How to fix America's financial relationship to healthcare

Yesterday, I posted the Wikipedia page on Direct Primary Care to Hacker News. It got no upvotes, but I submitted it to try to get this information out there:


One of the lesser known provisions of the Patient Protection and Affordable Care Act can be found in Section 1301 (and amendment Section 10104). This provision allows for direct primary care to compete with traditional health insurance options in the mandated Health insurance exchange when combined with a low cost high deductible plan.

I probably cannot find a good article that says what I want it to say and, based on the reactions to the FPP I did on Metafilter the day before, I think I probably need to give some background information anyway.

I worked in insurance for over 5 years. My employer, a major insurance company on the Fortune 500 list, paid for 3 months training for me to even start the job. So I know how insurance is supposed to be used. Some kinds of insurance are good, but, really, the way basic health insurance in the U.S.A. is handled is broken.

In essence, insurance is about risk management. In other words, it is a form of gambling, but a form of gambling intended to hedge your bets or protect you when things go wrong. There are well paid people called actuarials who know a lot more math than I do (and my math background is pretty solid compared to the average person) who crunch the numbers and say "If we sell this policy for this type of risk at this price, we can cover our losses (i.e. payouts on the policies), cover payroll and overhead and still make a profit."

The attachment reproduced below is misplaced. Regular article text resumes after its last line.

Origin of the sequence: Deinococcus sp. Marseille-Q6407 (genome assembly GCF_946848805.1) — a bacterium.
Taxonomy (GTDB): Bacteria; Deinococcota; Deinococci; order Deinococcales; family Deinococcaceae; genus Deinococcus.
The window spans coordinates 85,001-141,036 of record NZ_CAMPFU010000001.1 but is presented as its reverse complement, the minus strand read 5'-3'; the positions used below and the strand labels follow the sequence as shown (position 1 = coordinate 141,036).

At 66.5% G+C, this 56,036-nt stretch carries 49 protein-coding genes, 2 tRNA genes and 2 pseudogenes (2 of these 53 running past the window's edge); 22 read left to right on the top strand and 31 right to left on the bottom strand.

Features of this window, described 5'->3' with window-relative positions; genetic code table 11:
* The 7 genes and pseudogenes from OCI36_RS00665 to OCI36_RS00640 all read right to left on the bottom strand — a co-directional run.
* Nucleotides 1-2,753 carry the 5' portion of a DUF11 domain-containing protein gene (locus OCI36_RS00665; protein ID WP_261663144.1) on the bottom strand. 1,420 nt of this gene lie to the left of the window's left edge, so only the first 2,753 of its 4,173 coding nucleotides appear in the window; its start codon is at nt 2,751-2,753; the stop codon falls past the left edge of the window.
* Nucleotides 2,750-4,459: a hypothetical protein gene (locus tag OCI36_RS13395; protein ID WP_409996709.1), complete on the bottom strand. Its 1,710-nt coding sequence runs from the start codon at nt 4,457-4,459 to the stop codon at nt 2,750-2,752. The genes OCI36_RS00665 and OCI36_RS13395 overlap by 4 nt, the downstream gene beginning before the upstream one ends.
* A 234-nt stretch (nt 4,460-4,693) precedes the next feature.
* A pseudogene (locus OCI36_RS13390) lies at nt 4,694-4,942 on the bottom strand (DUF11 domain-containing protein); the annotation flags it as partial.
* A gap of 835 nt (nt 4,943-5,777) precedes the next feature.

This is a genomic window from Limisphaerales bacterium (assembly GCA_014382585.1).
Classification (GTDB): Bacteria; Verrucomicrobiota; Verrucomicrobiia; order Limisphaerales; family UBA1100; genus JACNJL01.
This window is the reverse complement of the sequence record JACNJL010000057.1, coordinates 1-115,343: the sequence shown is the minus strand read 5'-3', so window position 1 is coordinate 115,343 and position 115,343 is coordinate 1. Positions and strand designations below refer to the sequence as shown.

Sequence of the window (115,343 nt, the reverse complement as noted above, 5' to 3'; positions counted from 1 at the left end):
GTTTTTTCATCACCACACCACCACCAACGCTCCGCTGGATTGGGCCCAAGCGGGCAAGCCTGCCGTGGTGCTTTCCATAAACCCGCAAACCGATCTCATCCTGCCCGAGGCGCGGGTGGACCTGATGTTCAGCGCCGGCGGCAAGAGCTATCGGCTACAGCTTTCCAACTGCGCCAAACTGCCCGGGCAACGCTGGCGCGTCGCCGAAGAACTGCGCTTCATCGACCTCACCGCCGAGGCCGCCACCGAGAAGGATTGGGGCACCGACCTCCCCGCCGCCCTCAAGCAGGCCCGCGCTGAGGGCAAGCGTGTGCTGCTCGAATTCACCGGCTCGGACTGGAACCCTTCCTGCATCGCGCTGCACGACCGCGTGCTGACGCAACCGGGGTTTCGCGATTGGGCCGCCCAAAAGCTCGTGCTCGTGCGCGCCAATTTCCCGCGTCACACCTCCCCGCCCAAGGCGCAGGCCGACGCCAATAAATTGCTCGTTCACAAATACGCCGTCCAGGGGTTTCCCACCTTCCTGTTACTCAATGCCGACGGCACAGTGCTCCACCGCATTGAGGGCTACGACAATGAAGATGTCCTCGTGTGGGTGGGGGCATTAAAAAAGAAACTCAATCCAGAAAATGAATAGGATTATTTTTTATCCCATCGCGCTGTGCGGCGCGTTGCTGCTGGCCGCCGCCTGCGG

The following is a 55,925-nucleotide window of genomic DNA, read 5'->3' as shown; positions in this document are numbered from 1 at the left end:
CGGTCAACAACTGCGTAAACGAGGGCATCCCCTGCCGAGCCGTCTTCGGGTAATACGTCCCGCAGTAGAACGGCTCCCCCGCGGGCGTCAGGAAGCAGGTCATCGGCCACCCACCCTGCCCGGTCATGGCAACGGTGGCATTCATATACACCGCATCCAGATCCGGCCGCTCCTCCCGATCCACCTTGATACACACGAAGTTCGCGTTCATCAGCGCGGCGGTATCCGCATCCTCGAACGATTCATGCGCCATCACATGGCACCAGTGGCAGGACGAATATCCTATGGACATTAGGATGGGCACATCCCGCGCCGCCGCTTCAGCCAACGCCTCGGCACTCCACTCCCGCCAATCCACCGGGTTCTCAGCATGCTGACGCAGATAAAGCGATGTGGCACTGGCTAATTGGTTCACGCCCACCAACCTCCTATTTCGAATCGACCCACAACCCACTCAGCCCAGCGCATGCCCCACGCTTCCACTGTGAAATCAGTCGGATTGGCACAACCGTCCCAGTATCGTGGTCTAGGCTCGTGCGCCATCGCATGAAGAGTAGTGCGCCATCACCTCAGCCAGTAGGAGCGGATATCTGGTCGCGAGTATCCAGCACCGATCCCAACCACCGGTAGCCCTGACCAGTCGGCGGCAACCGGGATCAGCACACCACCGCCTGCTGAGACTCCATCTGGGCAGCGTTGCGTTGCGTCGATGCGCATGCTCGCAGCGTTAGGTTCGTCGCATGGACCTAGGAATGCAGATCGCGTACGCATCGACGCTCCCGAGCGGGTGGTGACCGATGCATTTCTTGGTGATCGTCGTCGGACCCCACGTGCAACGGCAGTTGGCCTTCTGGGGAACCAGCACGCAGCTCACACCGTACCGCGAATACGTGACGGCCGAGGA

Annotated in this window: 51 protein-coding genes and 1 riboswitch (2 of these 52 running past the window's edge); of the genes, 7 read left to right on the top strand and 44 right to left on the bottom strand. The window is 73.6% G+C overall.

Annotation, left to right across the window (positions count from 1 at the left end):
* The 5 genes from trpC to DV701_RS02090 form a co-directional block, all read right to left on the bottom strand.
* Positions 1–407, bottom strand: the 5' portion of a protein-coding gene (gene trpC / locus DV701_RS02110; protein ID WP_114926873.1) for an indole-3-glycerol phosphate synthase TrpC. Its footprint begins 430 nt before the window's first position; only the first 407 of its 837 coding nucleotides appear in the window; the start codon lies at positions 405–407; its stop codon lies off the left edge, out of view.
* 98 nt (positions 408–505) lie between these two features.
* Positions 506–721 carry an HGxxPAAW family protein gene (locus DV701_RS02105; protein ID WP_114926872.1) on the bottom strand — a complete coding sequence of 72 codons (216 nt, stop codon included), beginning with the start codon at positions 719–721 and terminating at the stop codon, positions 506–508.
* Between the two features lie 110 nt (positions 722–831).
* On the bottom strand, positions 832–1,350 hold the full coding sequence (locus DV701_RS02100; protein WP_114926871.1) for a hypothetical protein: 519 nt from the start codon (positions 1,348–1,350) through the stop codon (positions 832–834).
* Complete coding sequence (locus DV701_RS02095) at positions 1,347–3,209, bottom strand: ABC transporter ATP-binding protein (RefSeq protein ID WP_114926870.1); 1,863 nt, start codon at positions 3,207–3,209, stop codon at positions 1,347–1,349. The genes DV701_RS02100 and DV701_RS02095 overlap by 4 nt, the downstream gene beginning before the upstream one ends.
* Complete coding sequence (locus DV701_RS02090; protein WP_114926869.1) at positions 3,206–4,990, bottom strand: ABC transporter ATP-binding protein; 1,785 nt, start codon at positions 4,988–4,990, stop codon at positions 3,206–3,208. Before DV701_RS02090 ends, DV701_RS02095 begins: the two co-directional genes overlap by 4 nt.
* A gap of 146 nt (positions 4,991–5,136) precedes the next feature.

That's great if you are talking something like car insurance because no one is guaranteed to get into a wreck just because they drive and, no matter how carefully you drive, getting on the road puts you at risk of being hit by some other asshole who is drinking or not paying attention or whatever.

The problem here is that basic healthcare is not really something that involves risk. There is no bet being laid here. Everyone needs basic healthcare. So this fundamentally is not something that works to cover as a kind of "bet."

That fact is why, historically, American health insurance companies cancelled policies for people with chronic conditions or denied you access if you had pre-existing condition: Because it isn't a "bet" at that point. It's more like charity -- you pay a few bucks a month and then are guaranteed to get back scads of money in benefits -- and they aren't in the charity business.

The problem with the Affordable Care Act (aka "Obamacare") is that trying to get basic health care to all Americans via private insurance is a fundamentally broken model. It inserts a middle man into the equation, driving up complexity (bureaucracy) and prices for no real gain in the system.

My understanding is that health insurance originated in this country as a means to plump up employee compensation in a situation where paying more wages was not desirable. You could not entice good employees by offering them a pay raise because it bumped them up into another tax bracket and it just wasn't worth it to them. But the way health insurance got handled, if you offered them a benefits package, it increased their quality of life without the punishing extra taxes.

I remarked on that to my youngest son recently and he pointed out that would fit with information in the book Economix about how inflation caused tax bracket creep and caused real wages to shrink.